Kathy Kurata, 58, of Pasadena, Calif., was another player who never had to come from behind on Tuesday against a pair of tough opponents. She paired a 4-and-3 victory over medalist Pamela Kuong, of Wellesley Hills, Mass., in the Round of 32 with a 1-up victory over Mary Jane Hiestand, 59, of Naples, Fla. Their Round-of-16 match came to the 18th hole all square before Hiestand, the 2017 U.S. Women’s Mid-Amateur runner-up, found trouble, having to lay up with her third shot out of a fairway bunker. She missed a 12-foot par putt and then conceded the match to Kurata.

What's Next

The quarterfinals begin at 8 a.m. EDT on Wednesday morning, with the semifinals following in the afternoon.

Notable

  • Also among the quarterfinalists are 2004 U.S. Women’s Mid-Amateur champion Corey Weworski, 56, of Carlsbad, Calif.; 2013 Senior Women’s Amateur runner-up Susan Cohn, 55, of Palm Beach Gardens, Fla.; Lara Tennant, 51, of Portland, Ore.; and Sue Wooster, 56, of Australia.
  • The eight quarterfinalists receive exemptions into the 2019 Senior Women’s Amateur, which will be played at Cedar Rapids (Iowa) Country Club, Aug. 24-29.
  • Three quarterfinalists from 2017 are among the final eight this year in Judith Kyrinis, Terrill Samuel and Patricia Ehrhart.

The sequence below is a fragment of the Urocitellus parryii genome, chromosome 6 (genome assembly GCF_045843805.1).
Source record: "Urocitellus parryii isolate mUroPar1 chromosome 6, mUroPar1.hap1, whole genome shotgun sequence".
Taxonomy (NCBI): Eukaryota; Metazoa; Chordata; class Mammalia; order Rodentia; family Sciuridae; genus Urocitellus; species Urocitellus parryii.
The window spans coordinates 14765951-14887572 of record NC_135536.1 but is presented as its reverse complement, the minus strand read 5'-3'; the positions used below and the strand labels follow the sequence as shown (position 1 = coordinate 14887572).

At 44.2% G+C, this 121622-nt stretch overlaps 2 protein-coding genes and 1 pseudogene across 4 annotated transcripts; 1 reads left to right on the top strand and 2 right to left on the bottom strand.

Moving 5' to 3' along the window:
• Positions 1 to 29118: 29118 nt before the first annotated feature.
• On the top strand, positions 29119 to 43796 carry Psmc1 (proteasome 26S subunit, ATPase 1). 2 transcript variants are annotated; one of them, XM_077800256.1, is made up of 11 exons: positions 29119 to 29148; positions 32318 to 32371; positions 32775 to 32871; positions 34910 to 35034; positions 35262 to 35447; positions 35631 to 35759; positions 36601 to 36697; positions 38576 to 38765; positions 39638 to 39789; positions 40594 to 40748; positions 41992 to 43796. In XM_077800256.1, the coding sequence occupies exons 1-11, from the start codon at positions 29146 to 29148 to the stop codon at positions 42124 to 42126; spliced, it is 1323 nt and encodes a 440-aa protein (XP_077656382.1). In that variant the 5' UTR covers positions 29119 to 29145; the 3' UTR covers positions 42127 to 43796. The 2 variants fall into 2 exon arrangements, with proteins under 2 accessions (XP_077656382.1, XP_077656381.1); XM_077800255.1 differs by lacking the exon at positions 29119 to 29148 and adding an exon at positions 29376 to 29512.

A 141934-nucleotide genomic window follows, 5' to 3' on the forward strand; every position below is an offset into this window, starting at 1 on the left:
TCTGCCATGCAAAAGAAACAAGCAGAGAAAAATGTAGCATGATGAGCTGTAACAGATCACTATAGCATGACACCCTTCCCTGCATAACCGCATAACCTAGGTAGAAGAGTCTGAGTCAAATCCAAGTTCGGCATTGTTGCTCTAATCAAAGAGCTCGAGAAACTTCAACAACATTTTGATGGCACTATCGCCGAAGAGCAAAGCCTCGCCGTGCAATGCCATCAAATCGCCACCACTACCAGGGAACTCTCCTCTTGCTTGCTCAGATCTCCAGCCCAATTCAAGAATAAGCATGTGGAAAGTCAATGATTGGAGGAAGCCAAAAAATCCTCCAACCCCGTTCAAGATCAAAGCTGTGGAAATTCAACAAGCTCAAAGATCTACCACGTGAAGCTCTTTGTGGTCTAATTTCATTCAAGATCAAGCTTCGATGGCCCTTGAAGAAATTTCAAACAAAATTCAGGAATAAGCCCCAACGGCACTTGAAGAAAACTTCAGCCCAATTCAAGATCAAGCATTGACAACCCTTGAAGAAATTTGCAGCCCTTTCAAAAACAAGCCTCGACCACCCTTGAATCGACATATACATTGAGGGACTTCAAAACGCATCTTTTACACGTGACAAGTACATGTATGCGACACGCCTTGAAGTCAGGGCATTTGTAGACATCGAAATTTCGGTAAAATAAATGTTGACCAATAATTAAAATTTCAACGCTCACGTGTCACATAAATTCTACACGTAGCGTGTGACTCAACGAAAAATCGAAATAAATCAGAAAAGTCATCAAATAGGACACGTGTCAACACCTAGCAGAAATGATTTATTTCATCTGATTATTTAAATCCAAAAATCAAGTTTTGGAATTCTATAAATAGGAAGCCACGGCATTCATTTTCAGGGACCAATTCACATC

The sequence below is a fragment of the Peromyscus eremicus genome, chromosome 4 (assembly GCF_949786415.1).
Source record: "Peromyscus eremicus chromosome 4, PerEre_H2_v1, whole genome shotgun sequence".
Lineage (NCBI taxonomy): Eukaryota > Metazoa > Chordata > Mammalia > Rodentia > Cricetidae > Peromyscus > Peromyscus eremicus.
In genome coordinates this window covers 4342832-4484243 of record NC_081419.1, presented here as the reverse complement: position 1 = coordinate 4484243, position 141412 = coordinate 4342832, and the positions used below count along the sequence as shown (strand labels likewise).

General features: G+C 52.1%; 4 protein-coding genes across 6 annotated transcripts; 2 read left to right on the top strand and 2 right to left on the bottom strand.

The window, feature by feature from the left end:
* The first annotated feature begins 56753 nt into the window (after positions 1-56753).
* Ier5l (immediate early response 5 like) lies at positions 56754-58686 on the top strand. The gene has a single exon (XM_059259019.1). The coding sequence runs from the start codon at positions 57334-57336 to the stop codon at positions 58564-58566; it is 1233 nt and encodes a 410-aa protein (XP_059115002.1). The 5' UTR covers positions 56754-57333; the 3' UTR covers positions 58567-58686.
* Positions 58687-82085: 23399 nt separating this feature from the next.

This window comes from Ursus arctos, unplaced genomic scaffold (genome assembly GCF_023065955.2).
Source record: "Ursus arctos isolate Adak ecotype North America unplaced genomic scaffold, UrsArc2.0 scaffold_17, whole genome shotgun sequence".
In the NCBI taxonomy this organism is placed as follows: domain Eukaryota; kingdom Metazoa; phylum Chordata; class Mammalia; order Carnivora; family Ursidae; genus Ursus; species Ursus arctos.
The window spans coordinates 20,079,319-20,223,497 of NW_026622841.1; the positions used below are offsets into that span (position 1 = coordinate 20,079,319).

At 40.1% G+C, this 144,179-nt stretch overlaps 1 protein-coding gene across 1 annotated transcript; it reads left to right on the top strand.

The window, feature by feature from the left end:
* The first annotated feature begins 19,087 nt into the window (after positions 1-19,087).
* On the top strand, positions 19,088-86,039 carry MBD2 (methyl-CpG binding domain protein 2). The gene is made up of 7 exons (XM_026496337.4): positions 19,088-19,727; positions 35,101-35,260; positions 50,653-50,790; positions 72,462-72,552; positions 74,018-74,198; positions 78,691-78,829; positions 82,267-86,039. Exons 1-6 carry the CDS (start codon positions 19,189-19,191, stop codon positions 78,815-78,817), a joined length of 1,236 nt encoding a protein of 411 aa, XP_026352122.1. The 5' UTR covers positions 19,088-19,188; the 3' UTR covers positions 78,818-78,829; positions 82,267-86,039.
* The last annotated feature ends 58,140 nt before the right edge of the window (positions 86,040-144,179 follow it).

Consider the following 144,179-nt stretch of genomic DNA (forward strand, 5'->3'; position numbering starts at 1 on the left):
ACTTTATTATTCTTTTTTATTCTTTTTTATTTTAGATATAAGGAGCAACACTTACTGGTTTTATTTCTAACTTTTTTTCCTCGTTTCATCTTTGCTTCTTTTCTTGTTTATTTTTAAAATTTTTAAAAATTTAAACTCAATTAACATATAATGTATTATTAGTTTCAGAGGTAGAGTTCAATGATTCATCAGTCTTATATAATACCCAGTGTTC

• Kyrinis is the second reigning Senior Women’s Amateur champion to advance to the quarterfinals since 2014. Karen Garcia made a run to semifinals in her title defense in 2016.

Quotable

Judith Kyrinis, of Canada, on how to keep herself fresh for another potentially long day tomorrow: “I’ve kind of been there, done that, right? It’s not our first rodeo. I manage some walking and some riding just to keep the legs going. It was so hot today, so you really needed to have a seat and drink a lot.”

Terrill Samuel, of Canada, on her Round-of-16 victory over Lisa McGill (4 and 3): “Lisa McGill is the nicest person you ever want to meet. It was such a nice match to play, unbelievable. We both played pretty good. I hit a few really bad shots, but that’s just one hole so thank goodness. The only difference was putting. Especially at the end, she three-putted the last couple of holes.”

Patricia Ehrhart, of Honolulu, Hawaii, on playing seven-time USGA champion Ellen Port in the Round of 16: “I couldn’t make a mistake. I knew I would really just have to play the golf course and try to hit the best shot I could everywhere. When you play with someone with the class of Ellen, there’s no games, there’s no distractions, it’s golf. It’s a true championship golf game. I admire her so much. It could have gone either way.”

Kathy Kurata, of Pasadena, Calif., on her pair of victories on Tuesday: “It’s tough playing against friends. I know both of them, great golfers and great ladies. Pam [Kuong] is such a great, steady consistent golfer. This afternoon, I lost my feel for putting and struggled a bit. I thought, just stay patient. Just keep trying to get a feel back.”

Susan Cohn, of Palm Beach Gardens, Fla., on earning an exemption into next year’s championship: “That was a big goal of mine. Qualifying is the most stressful thing. Here in South Florida, we have so many big golfers. A day or two after qualifying you think you really don’t care how well you play in the championship because you got in. A few days before the championship, you lose that feeling, because you want to play as well as you can.”

Scott Lipsky is the senior manager of content for the USGA. Email him at slipsky@usga.org.